The Everly Brothers Fan Forum logo
Everly Brothers Forum

Jason and Karina, and Phil with both boys7059

Liz58 private msg quote post Address this user
I have seen a good photo of Jason, Karina and their daughters, with Edan and his wife, with their daughter Lily, but I can't find it again. Grrrr! However, I thought that these pictures were also very nice. Does anyone know what Edan's wife is called please? (Karina is on Facebook)
Post 1 • IP   flag post
Liz58 private msg quote post Address this user



Post 2 • IP   flag post
Joyb private msg quote post Address this user
Thanks Liz for lovely photos. Well done xx❤️❤️
Post 3 • IP   flag post
ChrisW private msg quote post Address this user
Edan's wife is called Keri-Mia.

Those photos are ones I have too Liz. A very good looking couple aren't they?

Jason with Phil released by Polydor December 1994. It is a posed for photograph for Jason's 1st album "No Ordinary Music"










Jason with Phil's Buddy guitar




Christopher with Phil at Phil's mansion house











Does anyone know the year of this photo of Phil with Erin?


Post 4 • IP   flag post
ChrisW private msg quote post Address this user
Liz those photos of Phil with his 2 sons are such lovely photos, I love to see them. They were loved very much.

Does anyone know the year of the photo of Phil with Erin? Phil looks lovely with Erin and the baby, a great family photo.
Post 5 • IP   flag post
ChrisW private msg quote post Address this user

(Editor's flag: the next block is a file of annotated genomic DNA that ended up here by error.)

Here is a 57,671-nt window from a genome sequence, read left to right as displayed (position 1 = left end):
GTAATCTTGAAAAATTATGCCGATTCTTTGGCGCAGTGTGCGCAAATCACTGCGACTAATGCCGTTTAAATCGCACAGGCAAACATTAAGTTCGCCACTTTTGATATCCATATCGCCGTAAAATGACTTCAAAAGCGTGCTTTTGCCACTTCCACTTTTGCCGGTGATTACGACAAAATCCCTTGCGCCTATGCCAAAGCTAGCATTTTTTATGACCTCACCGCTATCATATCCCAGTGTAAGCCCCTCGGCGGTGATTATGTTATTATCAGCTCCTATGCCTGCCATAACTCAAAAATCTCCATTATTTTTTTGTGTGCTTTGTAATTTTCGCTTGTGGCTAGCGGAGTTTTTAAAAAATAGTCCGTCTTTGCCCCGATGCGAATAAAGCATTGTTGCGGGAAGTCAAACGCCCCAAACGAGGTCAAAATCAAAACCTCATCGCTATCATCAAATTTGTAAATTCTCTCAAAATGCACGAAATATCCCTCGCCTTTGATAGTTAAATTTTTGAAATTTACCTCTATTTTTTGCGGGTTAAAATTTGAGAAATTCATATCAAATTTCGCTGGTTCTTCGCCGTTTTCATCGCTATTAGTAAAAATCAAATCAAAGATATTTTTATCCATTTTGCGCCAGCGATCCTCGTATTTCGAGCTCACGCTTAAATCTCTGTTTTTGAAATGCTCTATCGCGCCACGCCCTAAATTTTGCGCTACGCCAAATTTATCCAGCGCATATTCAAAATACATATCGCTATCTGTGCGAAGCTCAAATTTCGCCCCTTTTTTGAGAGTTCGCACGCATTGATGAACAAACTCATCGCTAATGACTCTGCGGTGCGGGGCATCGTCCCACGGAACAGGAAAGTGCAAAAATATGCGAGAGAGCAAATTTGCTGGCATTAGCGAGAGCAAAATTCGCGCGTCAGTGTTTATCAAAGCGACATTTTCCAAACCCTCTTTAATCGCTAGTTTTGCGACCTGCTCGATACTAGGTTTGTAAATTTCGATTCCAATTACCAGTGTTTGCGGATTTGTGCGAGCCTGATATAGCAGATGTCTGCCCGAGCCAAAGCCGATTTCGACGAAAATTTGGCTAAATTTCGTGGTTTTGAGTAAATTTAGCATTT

Liz you had me thinking about the photo which alluded you, I had to decide what I had filed it under, found it eventually and another one too.







Gorgeous photos, beautiful children.
Post 6 • IP   flag post
Joyb private msg quote post Address this user
Thank you Chris and Liz for all the wonderful photos of happy times. A fantastic wake up call for me this morning. Gorgeous family shots xx❤️❤️
Post 7 • IP   flag post
LizzieB private msg quote post Address this user
Thank you Liz & Chris for the lovely photos.
Beautiful family photos.
Post 8 • IP   flag post
Annmary private msg quote post Address this user
Thank you Liz and Chris wonderful photos.
Post 9 • IP   flag post
Jane43 private msg quote post Address this user
A very good looking family. Phil's boys were gorgeous children and grew up to be very handsome. I haven't seen many photos of Chris; he is very striking looking. Does anybody know anything about him, is he a musician too?
Post 10 • IP   flag post
ChrisW private msg quote post Address this user
There is an interview with Phil, can't say which one I hear so many, but one I have listened to again in the last 6 months and Phil said that both his sons worked at Cleartone Strings, the company which Phil set up with either both sons at the time or Jason first then Chris, not sure. Jason is President of the company but I do not know the role of Chris. I will have to listen to interviews again to jiggle my memory.